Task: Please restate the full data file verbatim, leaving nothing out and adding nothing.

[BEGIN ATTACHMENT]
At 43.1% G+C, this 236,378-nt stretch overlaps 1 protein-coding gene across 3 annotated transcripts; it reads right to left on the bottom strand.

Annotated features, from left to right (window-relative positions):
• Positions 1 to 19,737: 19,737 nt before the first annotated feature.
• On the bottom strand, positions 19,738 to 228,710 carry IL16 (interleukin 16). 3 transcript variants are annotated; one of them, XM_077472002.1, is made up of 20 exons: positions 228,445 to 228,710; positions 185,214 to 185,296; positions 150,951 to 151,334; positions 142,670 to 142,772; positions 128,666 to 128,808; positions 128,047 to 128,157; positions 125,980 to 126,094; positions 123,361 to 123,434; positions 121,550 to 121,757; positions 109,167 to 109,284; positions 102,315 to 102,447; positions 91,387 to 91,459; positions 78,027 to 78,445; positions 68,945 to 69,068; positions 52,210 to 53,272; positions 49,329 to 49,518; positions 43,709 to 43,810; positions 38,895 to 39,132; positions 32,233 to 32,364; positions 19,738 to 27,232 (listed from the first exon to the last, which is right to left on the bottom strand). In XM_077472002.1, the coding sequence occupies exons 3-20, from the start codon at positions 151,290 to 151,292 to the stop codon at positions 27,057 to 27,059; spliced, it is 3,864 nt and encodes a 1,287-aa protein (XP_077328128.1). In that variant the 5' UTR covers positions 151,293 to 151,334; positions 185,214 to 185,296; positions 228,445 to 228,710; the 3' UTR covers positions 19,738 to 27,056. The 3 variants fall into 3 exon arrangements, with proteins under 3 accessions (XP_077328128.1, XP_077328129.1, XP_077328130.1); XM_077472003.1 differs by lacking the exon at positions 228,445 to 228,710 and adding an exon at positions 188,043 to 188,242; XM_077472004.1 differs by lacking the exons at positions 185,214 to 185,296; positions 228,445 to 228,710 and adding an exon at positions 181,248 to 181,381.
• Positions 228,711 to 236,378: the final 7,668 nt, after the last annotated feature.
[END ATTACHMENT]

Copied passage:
At 43.1% G+C, this 236,378-nt stretch overlaps 1 protein-coding gene across 3 annotated transcripts; it reads right to left on the bottom strand.

Annotated features, from left to right (window-relative positions):
• Positions 1 to 19,737: 19,737 nt before the first annotated feature.
• On the bottom strand, positions 19,738 to 228,710 carry IL16 (interleukin 16). 3 transcript variants are annotated; one of them, XM_077472002.1, is made up of 20 exons: positions 228,445 to 228,710; positions 185,214 to 185,296; positions 150,951 to 151,334; positions 142,670 to 142,772; positions 128,666 to 128,808; positions 128,047 to 128,157; positions 125,980 to 126,094; positions 123,361 to 123,434; positions 121,550 to 121,757; positions 109,167 to 109,284; positions 102,315 to 102,447; positions 91,387 to 91,459; positions 78,027 to 78,445; positions 68,945 to 69,068; positions 52,210 to 53,272; positions 49,329 to 49,518; positions 43,709 to 43,810; positions 38,895 to 39,132; positions 32,233 to 32,364; positions 19,738 to 27,232 (listed from the first exon to the last, which is right to left on the bottom strand). In XM_077472002.1, the coding sequence occupies exons 3-20, from the start codon at positions 151,290 to 151,292 to the stop codon at positions 27,057 to 27,059; spliced, it is 3,864 nt and encodes a 1,287-aa protein (XP_077328128.1). In that variant the 5' UTR covers positions 151,293 to 151,334; positions 185,214 to 185,296; positions 228,445 to 228,710; the 3' UTR covers positions 19,738 to 27,056. The 3 variants fall into 3 exon arrangements, with proteins under 3 accessions (XP_077328128.1, XP_077328129.1, XP_077328130.1); XM_077472003.1 differs by lacking the exon at positions 228,445 to 228,710 and adding an exon at positions 188,043 to 188,242; XM_077472004.1 differs by lacking the exons at positions 185,214 to 185,296; positions 228,445 to 228,710 and adding an exon at positions 181,248 to 181,381.
• Positions 228,711 to 236,378: the final 7,668 nt, after the last annotated feature.